From Tokyo By Bus

You can get to Hirosaki directly by bus. It’s quite an affordable option and you don’t need to transfer, but the only downsides are that there are only a couple buses a day and it takes 8-10 hours.

From Tokyo By Train

If you decide to go by Shinkansen, it would take only 3 hours to get to Aomori City, where you transfer to the Ou line to get to Hirosaki. Taking the Shinkansen is also much more expensive compared to the bus option, but you can get to Hirosaki with no additional cost if you use the Japan Rail Pass

Best Time to Go

The best time to visit Hirosaki is undoubtedly during the Hirosaki Castle Park Sakura Festival, around late April or early May. There are hundreds of sakura festivals held throughout Japan, but the one at Hirosaki Castle is one of the most famous festivals. The sakura usually blooms around late April to early May, and many people visit Hirosaki during Golden Week, a national holiday week that happens to be around this time. 

If you’re visiting Hirosaki, we recommend going before Golden Week, around the last 10 days of April, so you can experience the local culture and the sakura celebration before it becomes flooded with tourists from all over Japan.

Popular Places

Hirosaki Castle

Hirosaki Castle is the pride and joy of the city of Hirosaki. 

It’s one of the most visited places in the whole Aomori Prefecture and especially popular during the sakura season. The Hirosaki Sakura Festival is one of the most famous sakura festivals in the whole country and the number of visitors to the castle in one day can easily triple the total population in Hirosaki!

While Sakura season and fall foliage are the best times to visit, Hirosaki Castle Park is always a great place to stop by when in the area. 

Hours: 24 hours

Address: 1 Shimoshiroganecho, Hirosaki, Aomori 036-8356

Phone Number: 0172-33-8733

Apple Park

Apple Park is a huge park with a huge field of apple trees. There are over 1300 apple trees lined up with 65 different kinds of apples. You can pick apples to take home and learn about the different kinds of apples. You can also buy apple souvenirs that can help support the local business as well!

Hours: 9:00am – 5:00pm

Address: Terasawa-125 Shimizutomita, Hirosaki, Aomori 036-8262

Phone Number: 0172-36-7439

Neputa Mura

Tsugaru-han Neputa-mura , 津軽藩ねぷた村 - panoramio (1)

Right outside of Hirosaki Castle is Neputa Mura, a small plaza (inspired by) the famous Neputa Festival. There’s a food and shopping area as well as an exhibition where you can learn about the famous Neputa Festival that happens in Hirosaki around early August.

Hours: 9:00am – 5:00pm

Address: 〒036-8332 Aomori, Hirosaki, Kamenokomachi, 61

Phone Number: 0172-39-1511

Historical Landmarks

Starbucks - Hirosaki Park Store

The Starbucks next to Hirosaki Park has a deep history. The building has been around since 1916 and served as the residence for a division commander Daihachi Dancho Kansha, followed by the mayor of Hirosaki. The building was then registered as one of Japan’s Tangible Cultural Assets and then renovated to serve as a Starbucks in 2016.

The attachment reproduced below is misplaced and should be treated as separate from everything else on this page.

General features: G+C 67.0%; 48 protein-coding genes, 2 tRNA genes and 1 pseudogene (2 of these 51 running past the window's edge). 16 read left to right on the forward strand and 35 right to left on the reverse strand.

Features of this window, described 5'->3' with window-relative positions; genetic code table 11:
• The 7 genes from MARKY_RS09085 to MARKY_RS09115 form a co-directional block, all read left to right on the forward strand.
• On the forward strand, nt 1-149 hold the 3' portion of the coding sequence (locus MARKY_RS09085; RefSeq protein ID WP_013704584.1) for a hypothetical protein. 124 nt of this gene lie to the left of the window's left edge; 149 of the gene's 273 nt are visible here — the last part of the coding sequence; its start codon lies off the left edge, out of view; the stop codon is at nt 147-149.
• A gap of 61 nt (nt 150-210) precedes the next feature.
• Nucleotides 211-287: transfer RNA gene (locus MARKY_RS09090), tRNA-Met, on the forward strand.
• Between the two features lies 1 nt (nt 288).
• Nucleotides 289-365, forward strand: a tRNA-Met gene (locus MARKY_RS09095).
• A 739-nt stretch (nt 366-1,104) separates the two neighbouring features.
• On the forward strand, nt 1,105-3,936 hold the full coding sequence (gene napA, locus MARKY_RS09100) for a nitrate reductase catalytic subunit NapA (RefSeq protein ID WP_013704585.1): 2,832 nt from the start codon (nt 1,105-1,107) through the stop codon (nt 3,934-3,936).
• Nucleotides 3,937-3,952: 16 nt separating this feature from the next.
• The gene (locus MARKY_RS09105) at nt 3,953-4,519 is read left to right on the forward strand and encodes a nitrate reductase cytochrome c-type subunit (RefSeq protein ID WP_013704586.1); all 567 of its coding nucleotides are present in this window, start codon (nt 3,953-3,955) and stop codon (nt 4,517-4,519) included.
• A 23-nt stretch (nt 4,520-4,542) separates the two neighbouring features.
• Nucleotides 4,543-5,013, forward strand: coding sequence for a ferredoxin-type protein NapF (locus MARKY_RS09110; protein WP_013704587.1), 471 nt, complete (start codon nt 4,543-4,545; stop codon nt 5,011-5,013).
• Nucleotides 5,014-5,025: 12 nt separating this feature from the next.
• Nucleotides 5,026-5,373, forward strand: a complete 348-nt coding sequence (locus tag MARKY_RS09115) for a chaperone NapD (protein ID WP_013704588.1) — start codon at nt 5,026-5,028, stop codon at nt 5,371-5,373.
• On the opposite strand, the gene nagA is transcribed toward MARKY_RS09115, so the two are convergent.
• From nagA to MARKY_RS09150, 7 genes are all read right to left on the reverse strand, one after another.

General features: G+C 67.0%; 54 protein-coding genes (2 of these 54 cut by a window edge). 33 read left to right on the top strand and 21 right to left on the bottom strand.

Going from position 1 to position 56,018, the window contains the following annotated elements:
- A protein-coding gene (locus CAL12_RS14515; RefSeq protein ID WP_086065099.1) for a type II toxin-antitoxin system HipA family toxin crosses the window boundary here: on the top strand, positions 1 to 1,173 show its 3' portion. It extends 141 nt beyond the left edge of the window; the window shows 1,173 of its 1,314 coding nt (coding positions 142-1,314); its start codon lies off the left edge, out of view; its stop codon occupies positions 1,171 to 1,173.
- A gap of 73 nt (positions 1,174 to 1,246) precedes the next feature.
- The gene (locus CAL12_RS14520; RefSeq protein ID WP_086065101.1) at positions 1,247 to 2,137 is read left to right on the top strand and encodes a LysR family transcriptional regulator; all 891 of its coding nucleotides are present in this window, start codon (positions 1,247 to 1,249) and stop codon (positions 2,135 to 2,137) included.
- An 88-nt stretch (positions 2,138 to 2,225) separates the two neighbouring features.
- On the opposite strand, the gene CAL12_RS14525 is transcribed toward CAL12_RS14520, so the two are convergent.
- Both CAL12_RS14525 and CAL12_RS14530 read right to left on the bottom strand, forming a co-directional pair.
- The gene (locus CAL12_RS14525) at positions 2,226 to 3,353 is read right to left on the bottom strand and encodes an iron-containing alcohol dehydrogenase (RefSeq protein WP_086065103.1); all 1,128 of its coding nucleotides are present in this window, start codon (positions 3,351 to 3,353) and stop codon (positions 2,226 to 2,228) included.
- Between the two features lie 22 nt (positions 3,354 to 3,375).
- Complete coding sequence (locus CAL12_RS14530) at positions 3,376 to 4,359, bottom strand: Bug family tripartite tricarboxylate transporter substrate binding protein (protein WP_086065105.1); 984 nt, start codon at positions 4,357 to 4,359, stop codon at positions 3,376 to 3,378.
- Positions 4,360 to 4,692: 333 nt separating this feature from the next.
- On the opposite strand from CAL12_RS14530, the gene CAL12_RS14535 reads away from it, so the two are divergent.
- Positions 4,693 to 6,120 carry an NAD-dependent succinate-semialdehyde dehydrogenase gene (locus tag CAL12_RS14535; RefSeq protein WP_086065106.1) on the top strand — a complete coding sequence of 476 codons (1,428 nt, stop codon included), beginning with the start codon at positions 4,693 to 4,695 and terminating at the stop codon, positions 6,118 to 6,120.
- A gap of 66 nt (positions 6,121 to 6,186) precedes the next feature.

If you go here, you’ll notice that the building has a vintage look and the inside was designed to both preserve the historical design while serving customers. 

Hours: 7:00am – 9:00pm

Address: 〒036-8207 Aomori, Hirosaki, Kamishiroganecho, 1-1 旧第八師団長官舎内

Phone Number: 0172-39-4051

Former Hirosaki City Library

The Former Hirosaki City Library is a great place to learn about the history of the area. It was built in 1903 to commemorate Japan’s victory in the Japan-Russo War. The building, as well as many other buildings from the early 19th century, has a bit of Western style since many Western missionaries came around this time. 

The library closed down in 1931 and it is now used as a memorial and a historical landmark. 

Hours: 9:00am – 5:00pm

Address: 〒036-8356 Aomori, Hirosaki, Shimoshiroganecho, 追手門広場内

Phone Number: 0172-82-1642

Fujita Memorial Garden

Fujita Memorial Japanese Garden - panoramio

On the outer corner of Hirosaki Park is a calm and peaceful traditional Japanese garden. The garden’s creation commemorated the 100th year anniversary of Hirosaki City and it was named after the entrepreneur Fujita Kenichi, who owned the garden at the time. 

Hours: 9:00am – 4:30pm

Address: 8-1 Kamishiroganecho, Hirosaki, Aomori 036-8207

Phone Number: 0172-37-5525

Choshoji Temple

Go a bit south of Hirosaki Castle and you’ll see a huge gate leading to Chushoji Temple. This temple is one of the main historical sights of Hirosaki and is the oldest wooden building in the city. There are statues of the 100 disciples of Buddha and a monument for the Tsugaru Clan, former rulers of the area.

Hours: 9:00am – 4:00pm

Address: 1 Chome-23-8 Nishishigemori, Hirosaki, Aomori 036-8273

Phone Number: 0172-32-0813